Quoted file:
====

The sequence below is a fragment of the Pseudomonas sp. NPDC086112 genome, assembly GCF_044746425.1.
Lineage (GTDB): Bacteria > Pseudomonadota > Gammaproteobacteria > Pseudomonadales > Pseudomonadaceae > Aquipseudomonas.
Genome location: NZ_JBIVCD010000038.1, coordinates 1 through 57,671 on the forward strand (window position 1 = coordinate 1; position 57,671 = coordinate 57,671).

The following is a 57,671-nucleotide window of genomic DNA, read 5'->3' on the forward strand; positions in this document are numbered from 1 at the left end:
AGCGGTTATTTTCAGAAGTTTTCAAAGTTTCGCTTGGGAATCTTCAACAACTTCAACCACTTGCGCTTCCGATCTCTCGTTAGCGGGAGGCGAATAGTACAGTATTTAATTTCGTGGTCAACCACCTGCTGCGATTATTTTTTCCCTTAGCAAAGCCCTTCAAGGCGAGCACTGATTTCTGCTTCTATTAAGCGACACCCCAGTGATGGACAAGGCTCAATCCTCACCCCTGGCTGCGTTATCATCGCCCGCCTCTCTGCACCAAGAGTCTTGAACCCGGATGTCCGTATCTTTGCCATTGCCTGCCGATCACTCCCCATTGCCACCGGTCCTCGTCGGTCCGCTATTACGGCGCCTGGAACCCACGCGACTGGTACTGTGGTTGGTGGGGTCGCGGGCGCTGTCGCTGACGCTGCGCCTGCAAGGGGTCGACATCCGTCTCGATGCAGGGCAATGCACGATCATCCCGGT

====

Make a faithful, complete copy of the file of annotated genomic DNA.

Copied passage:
The sequence below is a fragment of the Pseudomonas sp. NPDC086112 genome, assembly GCF_044746425.1.
Lineage (GTDB): Bacteria > Pseudomonadota > Gammaproteobacteria > Pseudomonadales > Pseudomonadaceae > Aquipseudomonas.
Genome location: NZ_JBIVCD010000038.1, coordinates 1 through 57,671 on the forward strand (window position 1 = coordinate 1; position 57,671 = coordinate 57,671).

The following is a 57,671-nucleotide window of genomic DNA, read 5'->3' on the forward strand; positions in this document are numbered from 1 at the left end:
AGCGGTTATTTTCAGAAGTTTTCAAAGTTTCGCTTGGGAATCTTCAACAACTTCAACCACTTGCGCTTCCGATCTCTCGTTAGCGGGAGGCGAATAGTACAGTATTTAATTTCGTGGTCAACCACCTGCTGCGATTATTTTTTCCCTTAGCAAAGCCCTTCAAGGCGAGCACTGATTTCTGCTTCTATTAAGCGACACCCCAGTGATGGACAAGGCTCAATCCTCACCCCTGGCTGCGTTATCATCGCCCGCCTCTCTGCACCAAGAGTCTTGAACCCGGATGTCCGTATCTTTGCCATTGCCTGCCGATCACTCCCCATTGCCACCGGTCCTCGTCGGTCCGCTATTACGGCGCCTGGAACCCACGCGACTGGTACTGTGGTTGGTGGGGTCGCGGGCGCTGTCGCTGACGCTGCGCCTGCAAGGGGTCGACATCCGTCTCGATGCAGGGCAATGCACGATCATCCCGGT